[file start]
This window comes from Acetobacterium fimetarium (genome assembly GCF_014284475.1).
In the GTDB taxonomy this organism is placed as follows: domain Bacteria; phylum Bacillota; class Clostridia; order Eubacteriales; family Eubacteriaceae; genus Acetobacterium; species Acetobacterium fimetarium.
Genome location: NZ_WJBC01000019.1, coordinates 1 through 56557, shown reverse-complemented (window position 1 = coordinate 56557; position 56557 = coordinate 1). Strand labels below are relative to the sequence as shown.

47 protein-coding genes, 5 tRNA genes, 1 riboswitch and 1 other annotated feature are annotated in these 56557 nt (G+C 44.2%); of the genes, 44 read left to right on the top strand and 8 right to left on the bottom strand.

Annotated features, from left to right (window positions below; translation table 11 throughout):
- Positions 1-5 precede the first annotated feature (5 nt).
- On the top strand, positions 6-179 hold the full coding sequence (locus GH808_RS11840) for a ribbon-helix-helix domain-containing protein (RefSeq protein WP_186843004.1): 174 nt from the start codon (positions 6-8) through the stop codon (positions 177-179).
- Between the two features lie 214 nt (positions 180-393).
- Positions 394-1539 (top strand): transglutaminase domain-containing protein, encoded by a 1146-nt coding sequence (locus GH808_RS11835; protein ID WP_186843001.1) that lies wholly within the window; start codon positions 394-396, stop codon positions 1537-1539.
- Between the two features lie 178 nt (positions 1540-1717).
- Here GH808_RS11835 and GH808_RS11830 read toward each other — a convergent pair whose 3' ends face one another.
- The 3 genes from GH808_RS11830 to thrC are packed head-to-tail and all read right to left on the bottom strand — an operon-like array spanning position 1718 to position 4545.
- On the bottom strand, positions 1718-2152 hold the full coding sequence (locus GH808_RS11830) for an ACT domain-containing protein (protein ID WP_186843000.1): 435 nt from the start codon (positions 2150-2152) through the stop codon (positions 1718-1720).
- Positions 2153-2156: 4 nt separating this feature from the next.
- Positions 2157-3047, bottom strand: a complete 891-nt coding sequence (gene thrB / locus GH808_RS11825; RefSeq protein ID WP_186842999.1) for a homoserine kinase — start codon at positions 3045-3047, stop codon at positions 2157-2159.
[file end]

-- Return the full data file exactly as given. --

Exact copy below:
This window comes from Acetobacterium fimetarium (genome assembly GCF_014284475.1).
In the GTDB taxonomy this organism is placed as follows: domain Bacteria; phylum Bacillota; class Clostridia; order Eubacteriales; family Eubacteriaceae; genus Acetobacterium; species Acetobacterium fimetarium.
Genome location: NZ_WJBC01000019.1, coordinates 1 through 56557, shown reverse-complemented (window position 1 = coordinate 56557; position 56557 = coordinate 1). Strand labels below are relative to the sequence as shown.

47 protein-coding genes, 5 tRNA genes, 1 riboswitch and 1 other annotated feature are annotated in these 56557 nt (G+C 44.2%); of the genes, 44 read left to right on the top strand and 8 right to left on the bottom strand.

Annotated features, from left to right (window positions below; translation table 11 throughout):
- Positions 1-5 precede the first annotated feature (5 nt).
- On the top strand, positions 6-179 hold the full coding sequence (locus GH808_RS11840) for a ribbon-helix-helix domain-containing protein (RefSeq protein WP_186843004.1): 174 nt from the start codon (positions 6-8) through the stop codon (positions 177-179).
- Between the two features lie 214 nt (positions 180-393).
- Positions 394-1539 (top strand): transglutaminase domain-containing protein, encoded by a 1146-nt coding sequence (locus GH808_RS11835; protein ID WP_186843001.1) that lies wholly within the window; start codon positions 394-396, stop codon positions 1537-1539.
- Between the two features lie 178 nt (positions 1540-1717).
- Here GH808_RS11835 and GH808_RS11830 read toward each other — a convergent pair whose 3' ends face one another.
- The 3 genes from GH808_RS11830 to thrC are packed head-to-tail and all read right to left on the bottom strand — an operon-like array spanning position 1718 to position 4545.
- On the bottom strand, positions 1718-2152 hold the full coding sequence (locus GH808_RS11830) for an ACT domain-containing protein (protein ID WP_186843000.1): 435 nt from the start codon (positions 2150-2152) through the stop codon (positions 1718-1720).
- Positions 2153-2156: 4 nt separating this feature from the next.
- Positions 2157-3047, bottom strand: a complete 891-nt coding sequence (gene thrB / locus GH808_RS11825; RefSeq protein ID WP_186842999.1) for a homoserine kinase — start codon at positions 3045-3047, stop codon at positions 2157-2159.